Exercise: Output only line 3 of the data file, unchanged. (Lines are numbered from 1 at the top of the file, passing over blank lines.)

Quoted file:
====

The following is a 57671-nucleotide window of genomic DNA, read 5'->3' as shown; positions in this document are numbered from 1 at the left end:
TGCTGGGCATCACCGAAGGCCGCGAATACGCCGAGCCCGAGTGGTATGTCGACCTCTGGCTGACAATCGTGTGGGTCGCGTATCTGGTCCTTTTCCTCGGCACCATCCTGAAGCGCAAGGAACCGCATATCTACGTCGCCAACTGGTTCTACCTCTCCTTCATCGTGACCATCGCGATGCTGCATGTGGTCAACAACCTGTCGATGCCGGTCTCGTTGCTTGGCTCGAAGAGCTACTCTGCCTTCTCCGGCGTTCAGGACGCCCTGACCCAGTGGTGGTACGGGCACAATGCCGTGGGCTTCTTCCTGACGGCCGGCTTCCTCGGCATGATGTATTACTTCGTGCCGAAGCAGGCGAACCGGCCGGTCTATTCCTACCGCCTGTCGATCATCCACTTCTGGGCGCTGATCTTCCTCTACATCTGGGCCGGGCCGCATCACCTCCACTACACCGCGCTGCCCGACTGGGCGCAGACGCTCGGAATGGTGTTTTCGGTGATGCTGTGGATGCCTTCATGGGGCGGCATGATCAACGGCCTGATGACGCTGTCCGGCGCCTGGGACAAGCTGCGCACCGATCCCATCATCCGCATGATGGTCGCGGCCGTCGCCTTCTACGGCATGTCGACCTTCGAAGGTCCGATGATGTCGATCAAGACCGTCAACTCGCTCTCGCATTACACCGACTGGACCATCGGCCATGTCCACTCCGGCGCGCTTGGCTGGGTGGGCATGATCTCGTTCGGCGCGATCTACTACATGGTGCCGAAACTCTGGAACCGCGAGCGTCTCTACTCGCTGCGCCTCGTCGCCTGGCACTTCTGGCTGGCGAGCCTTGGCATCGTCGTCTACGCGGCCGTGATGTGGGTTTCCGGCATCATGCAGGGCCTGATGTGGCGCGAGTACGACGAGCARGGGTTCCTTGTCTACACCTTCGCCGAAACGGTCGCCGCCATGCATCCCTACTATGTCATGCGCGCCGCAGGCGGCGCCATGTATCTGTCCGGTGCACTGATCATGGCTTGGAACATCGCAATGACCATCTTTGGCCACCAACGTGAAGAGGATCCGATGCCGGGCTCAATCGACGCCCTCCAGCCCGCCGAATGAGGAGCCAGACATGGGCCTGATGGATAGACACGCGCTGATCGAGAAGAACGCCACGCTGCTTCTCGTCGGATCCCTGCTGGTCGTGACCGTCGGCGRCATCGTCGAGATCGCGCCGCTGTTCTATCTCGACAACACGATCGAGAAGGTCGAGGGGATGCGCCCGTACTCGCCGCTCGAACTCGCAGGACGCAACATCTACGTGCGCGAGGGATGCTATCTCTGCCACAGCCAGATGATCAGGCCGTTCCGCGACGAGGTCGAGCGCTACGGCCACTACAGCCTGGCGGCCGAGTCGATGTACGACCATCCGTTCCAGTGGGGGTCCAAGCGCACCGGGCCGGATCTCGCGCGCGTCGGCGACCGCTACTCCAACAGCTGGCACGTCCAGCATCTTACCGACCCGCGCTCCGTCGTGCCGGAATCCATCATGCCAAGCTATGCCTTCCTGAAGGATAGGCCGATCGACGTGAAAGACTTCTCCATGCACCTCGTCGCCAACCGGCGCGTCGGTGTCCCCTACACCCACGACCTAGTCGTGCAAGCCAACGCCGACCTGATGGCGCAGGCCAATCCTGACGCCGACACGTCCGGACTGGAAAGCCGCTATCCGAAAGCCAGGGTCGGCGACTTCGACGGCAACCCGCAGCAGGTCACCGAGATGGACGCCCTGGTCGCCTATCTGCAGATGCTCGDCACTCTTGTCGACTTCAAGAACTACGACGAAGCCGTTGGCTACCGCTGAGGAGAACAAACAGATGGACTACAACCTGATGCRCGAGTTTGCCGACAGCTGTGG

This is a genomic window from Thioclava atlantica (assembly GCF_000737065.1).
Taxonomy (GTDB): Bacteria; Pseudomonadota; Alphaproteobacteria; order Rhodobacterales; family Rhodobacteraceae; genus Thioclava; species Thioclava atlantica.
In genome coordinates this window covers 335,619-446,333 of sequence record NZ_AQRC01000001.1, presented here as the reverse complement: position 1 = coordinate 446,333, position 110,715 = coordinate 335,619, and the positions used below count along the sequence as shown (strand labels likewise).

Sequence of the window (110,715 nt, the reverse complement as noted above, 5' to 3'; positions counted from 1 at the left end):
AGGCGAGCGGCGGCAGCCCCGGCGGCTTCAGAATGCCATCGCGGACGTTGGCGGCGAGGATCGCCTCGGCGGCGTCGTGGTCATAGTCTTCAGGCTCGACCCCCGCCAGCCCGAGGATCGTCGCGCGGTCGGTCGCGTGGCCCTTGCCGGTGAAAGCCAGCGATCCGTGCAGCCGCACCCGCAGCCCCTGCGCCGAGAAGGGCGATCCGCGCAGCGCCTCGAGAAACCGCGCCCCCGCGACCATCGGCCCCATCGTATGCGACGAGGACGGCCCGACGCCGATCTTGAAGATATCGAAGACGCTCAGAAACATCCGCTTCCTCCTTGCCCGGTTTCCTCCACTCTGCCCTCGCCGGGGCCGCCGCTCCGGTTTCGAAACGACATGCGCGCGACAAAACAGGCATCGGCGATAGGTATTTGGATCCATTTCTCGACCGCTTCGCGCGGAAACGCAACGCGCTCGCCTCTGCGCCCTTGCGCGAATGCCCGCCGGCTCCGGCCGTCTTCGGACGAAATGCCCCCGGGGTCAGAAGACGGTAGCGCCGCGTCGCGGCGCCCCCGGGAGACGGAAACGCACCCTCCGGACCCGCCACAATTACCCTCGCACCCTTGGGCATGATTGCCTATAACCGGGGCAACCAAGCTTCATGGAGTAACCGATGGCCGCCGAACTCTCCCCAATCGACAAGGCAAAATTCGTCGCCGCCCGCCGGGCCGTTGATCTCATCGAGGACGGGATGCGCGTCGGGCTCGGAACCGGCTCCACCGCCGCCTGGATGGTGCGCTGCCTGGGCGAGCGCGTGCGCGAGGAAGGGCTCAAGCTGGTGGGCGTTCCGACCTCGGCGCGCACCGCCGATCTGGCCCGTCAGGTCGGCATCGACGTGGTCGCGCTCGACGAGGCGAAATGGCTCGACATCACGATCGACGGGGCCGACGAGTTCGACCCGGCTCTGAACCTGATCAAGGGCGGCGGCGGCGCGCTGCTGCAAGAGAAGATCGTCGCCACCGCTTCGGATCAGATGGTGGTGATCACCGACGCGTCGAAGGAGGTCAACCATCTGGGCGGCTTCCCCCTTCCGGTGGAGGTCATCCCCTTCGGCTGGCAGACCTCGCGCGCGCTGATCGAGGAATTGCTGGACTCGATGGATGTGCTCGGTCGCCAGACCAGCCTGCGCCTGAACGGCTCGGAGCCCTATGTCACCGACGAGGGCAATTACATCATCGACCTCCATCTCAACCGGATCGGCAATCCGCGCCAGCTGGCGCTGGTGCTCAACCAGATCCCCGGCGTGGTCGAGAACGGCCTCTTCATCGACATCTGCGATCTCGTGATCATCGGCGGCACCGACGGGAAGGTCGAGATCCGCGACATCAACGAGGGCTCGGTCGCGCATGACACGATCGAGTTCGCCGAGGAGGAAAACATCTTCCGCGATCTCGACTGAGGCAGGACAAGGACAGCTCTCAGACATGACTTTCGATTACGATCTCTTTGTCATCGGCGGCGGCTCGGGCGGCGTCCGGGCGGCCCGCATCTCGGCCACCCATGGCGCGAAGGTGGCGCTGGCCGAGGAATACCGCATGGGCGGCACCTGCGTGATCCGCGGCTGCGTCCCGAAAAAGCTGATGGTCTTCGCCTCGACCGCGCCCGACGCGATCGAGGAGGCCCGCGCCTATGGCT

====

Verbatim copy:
This is a genomic window from Thioclava atlantica (assembly GCF_000737065.1).